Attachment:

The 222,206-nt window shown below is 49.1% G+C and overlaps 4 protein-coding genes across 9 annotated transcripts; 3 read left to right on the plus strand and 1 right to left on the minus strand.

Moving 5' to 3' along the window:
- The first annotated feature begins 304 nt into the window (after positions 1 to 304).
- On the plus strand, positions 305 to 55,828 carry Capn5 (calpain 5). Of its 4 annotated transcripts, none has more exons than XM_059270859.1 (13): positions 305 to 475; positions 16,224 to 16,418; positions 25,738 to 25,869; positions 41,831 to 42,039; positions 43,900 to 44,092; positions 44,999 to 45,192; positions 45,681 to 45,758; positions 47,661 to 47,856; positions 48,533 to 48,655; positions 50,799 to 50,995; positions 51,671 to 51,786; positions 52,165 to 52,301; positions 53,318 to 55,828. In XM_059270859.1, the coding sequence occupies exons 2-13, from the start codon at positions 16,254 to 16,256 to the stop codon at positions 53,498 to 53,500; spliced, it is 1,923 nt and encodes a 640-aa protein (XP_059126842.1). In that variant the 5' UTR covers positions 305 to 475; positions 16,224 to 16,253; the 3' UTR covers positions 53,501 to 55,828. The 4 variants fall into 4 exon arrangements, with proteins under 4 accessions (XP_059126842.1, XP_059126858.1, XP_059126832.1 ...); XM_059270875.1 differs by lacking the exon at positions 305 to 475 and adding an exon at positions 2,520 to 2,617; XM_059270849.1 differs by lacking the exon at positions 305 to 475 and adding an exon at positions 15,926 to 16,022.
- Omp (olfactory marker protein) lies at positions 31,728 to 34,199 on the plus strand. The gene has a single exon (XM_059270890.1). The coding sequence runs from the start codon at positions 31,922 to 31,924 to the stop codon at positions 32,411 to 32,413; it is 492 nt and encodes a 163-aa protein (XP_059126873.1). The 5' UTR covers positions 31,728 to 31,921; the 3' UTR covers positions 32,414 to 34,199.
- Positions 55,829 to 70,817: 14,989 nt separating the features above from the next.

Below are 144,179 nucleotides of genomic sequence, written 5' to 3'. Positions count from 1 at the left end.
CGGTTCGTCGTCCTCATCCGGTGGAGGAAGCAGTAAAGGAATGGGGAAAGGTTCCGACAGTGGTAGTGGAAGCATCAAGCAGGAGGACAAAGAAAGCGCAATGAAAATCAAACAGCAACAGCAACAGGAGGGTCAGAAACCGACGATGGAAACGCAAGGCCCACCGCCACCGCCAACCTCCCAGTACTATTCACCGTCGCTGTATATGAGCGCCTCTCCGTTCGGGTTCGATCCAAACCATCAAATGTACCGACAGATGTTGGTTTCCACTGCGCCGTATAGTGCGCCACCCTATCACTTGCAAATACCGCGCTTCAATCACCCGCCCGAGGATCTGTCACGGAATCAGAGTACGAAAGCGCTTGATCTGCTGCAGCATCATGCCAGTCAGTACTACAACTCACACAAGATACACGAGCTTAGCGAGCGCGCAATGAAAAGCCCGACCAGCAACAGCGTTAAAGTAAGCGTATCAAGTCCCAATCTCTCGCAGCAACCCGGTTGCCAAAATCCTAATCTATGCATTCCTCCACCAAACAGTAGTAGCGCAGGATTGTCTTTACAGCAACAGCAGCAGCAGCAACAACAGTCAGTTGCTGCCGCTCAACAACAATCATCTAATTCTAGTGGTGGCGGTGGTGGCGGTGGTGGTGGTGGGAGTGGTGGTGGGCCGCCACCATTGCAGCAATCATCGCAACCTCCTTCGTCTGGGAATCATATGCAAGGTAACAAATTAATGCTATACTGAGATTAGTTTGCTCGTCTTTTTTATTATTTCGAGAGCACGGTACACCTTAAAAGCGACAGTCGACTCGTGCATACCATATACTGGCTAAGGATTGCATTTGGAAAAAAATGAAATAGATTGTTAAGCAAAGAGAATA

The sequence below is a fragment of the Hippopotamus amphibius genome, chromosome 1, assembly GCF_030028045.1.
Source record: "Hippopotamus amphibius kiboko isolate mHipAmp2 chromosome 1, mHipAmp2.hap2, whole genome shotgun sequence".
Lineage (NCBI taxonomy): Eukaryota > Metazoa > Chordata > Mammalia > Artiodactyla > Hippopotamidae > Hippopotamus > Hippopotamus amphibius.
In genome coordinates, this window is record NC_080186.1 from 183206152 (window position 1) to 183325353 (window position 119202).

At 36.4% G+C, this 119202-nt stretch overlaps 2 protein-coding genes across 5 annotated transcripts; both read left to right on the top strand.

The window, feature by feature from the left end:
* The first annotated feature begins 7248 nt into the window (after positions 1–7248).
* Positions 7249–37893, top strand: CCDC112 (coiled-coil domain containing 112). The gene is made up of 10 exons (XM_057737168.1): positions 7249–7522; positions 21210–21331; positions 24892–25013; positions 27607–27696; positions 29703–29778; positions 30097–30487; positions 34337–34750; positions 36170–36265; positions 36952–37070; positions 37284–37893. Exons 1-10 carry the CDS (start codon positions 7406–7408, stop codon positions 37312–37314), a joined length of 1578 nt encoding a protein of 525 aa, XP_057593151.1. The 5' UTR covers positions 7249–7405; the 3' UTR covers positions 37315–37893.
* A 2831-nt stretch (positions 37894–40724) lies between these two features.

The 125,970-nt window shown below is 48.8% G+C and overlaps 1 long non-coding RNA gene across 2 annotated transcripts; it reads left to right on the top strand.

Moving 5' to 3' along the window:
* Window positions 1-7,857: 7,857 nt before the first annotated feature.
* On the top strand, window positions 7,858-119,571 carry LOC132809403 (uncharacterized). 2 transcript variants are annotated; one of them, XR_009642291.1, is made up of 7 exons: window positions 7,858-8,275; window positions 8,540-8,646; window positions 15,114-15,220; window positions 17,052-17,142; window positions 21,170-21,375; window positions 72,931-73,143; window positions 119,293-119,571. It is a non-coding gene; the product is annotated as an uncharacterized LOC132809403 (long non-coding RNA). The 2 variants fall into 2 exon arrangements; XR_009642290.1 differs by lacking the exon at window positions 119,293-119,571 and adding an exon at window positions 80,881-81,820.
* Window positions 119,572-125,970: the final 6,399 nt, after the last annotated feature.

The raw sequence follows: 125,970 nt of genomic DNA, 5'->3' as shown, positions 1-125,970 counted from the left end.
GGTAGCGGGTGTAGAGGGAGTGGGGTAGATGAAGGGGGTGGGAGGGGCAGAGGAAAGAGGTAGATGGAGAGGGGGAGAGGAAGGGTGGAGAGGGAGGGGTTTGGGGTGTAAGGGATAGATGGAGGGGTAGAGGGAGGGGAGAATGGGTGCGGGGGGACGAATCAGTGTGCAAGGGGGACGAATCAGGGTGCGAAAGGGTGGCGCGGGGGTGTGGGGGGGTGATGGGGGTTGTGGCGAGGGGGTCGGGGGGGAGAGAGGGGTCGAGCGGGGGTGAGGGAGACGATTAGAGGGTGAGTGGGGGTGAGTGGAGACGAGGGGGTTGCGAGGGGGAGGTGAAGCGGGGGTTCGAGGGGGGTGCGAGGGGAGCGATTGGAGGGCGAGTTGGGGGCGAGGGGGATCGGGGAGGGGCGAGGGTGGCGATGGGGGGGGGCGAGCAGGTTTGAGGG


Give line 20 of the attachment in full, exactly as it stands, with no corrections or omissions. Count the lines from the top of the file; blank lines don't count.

* Window positions 1-7,857: 7,857 nt before the first annotated feature.